Offering a beautiful way to waste some quality time at work today, EV Grieve points us to Google's anniversary stunt, a virtual time-machine back to 2001 via their oldest search engine available. In this alternate universe, there is no Chocolates by the Bald Man, no Lower East Side towering condos and luxury hotels, no Pinkberry, no Gwathmey Astor Place--and no Jeremiah's Vanishing New York, for that matter.
It is staggering how much has changed in a mere 7 years.
photo: harrisj's flickr
A search for gentrification and "east village" yields the following description of the neighborhood from a realtor:
DRAWS: Lots of thrift and health-food stores. A 30-year resident, points to the cultural and artistic landmarks such as La MaMa, Performance Space 122, the Nuyorican Café, and CBGB that have managed to hold on despite gentrification: “It’s still a place where musicians and artists work,” he says.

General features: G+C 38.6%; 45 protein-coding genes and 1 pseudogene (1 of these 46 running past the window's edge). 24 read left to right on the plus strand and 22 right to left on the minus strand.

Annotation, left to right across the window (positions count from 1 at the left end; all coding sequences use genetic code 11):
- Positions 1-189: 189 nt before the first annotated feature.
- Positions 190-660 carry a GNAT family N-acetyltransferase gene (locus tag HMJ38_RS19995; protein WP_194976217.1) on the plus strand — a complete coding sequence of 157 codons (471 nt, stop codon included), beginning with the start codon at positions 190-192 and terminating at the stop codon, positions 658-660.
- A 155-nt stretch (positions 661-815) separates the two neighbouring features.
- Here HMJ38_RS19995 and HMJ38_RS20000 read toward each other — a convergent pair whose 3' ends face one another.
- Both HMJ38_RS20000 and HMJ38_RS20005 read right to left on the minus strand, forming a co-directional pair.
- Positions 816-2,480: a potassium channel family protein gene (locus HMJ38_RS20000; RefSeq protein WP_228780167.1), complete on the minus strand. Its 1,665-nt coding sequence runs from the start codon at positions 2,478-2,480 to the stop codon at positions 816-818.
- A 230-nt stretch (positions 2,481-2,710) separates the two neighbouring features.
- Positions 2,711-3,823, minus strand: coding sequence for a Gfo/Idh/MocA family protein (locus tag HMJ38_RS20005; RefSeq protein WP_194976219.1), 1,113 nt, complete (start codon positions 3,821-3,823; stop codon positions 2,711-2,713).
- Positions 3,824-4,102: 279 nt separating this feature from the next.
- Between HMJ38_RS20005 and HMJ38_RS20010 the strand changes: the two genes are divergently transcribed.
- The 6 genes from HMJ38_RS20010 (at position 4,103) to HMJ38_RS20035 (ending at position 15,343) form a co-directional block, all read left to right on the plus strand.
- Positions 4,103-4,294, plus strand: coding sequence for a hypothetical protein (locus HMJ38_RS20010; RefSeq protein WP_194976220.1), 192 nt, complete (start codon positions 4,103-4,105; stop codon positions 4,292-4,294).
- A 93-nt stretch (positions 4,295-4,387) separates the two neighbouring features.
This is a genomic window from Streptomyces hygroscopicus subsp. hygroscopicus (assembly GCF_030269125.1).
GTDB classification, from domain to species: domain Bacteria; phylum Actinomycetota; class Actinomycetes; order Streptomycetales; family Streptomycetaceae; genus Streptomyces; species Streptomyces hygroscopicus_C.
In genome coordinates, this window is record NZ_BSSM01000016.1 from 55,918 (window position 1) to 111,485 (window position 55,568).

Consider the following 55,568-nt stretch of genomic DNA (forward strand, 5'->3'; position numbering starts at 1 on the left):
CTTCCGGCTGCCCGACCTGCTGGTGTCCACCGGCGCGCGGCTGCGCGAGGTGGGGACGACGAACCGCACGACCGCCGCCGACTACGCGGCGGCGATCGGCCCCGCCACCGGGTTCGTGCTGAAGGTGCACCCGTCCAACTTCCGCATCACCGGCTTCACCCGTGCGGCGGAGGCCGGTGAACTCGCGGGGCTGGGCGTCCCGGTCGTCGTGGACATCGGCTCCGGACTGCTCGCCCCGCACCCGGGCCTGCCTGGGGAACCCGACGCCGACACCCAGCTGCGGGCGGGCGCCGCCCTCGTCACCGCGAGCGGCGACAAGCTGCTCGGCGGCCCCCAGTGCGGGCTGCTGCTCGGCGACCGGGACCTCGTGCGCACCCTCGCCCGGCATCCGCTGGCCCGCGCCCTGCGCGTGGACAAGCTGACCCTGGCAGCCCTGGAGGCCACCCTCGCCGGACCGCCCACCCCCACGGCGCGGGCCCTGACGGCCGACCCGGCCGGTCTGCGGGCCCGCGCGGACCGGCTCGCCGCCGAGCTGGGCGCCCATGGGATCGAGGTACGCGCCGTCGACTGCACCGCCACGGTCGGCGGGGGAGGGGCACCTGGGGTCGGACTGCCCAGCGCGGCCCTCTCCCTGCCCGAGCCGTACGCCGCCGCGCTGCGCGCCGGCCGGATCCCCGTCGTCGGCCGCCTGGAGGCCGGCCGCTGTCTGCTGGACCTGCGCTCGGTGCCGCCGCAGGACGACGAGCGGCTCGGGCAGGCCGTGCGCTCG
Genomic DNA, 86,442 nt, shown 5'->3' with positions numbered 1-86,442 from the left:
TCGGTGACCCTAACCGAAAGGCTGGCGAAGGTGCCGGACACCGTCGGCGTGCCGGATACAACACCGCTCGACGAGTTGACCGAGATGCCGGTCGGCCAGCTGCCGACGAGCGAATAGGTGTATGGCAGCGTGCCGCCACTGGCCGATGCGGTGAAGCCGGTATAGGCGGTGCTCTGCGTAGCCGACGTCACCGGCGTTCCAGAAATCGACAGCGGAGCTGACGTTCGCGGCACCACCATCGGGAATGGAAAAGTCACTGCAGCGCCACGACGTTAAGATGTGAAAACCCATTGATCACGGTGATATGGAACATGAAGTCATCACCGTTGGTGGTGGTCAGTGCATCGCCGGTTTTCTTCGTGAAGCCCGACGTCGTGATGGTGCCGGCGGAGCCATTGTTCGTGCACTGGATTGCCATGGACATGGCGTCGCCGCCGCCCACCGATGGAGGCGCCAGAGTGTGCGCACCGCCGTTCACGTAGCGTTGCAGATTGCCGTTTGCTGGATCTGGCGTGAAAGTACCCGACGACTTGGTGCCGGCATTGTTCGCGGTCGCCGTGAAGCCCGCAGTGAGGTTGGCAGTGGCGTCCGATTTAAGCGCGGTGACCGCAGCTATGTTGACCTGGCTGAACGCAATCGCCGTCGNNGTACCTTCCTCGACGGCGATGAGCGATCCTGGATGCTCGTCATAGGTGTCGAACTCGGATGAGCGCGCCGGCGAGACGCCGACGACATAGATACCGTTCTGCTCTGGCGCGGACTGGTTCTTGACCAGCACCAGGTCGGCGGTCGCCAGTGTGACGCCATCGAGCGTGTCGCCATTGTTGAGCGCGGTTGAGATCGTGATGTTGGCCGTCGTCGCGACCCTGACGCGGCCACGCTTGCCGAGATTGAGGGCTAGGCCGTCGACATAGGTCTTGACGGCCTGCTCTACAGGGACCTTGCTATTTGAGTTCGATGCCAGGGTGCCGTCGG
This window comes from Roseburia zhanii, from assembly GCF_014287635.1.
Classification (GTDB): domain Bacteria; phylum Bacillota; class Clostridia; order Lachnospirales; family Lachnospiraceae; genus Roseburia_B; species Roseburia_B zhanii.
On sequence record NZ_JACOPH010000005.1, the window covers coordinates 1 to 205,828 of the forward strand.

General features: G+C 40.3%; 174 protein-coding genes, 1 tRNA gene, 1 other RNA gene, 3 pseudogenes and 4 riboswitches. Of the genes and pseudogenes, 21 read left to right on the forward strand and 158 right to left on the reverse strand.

DRAWBACKS: No subway east of First Avenue; scarce bank branches; no gyms; and no really outstanding Chinese restaurants. The supermarkets are decidedly C-list. Even the most enlightened yuppies are a bit scared of the housing projects on 4th and 6th Streets and the East River. And a painter, would like to see more diversity in age, style, and dress. “Everybody takes on a certain struggling-artist look,” she complains.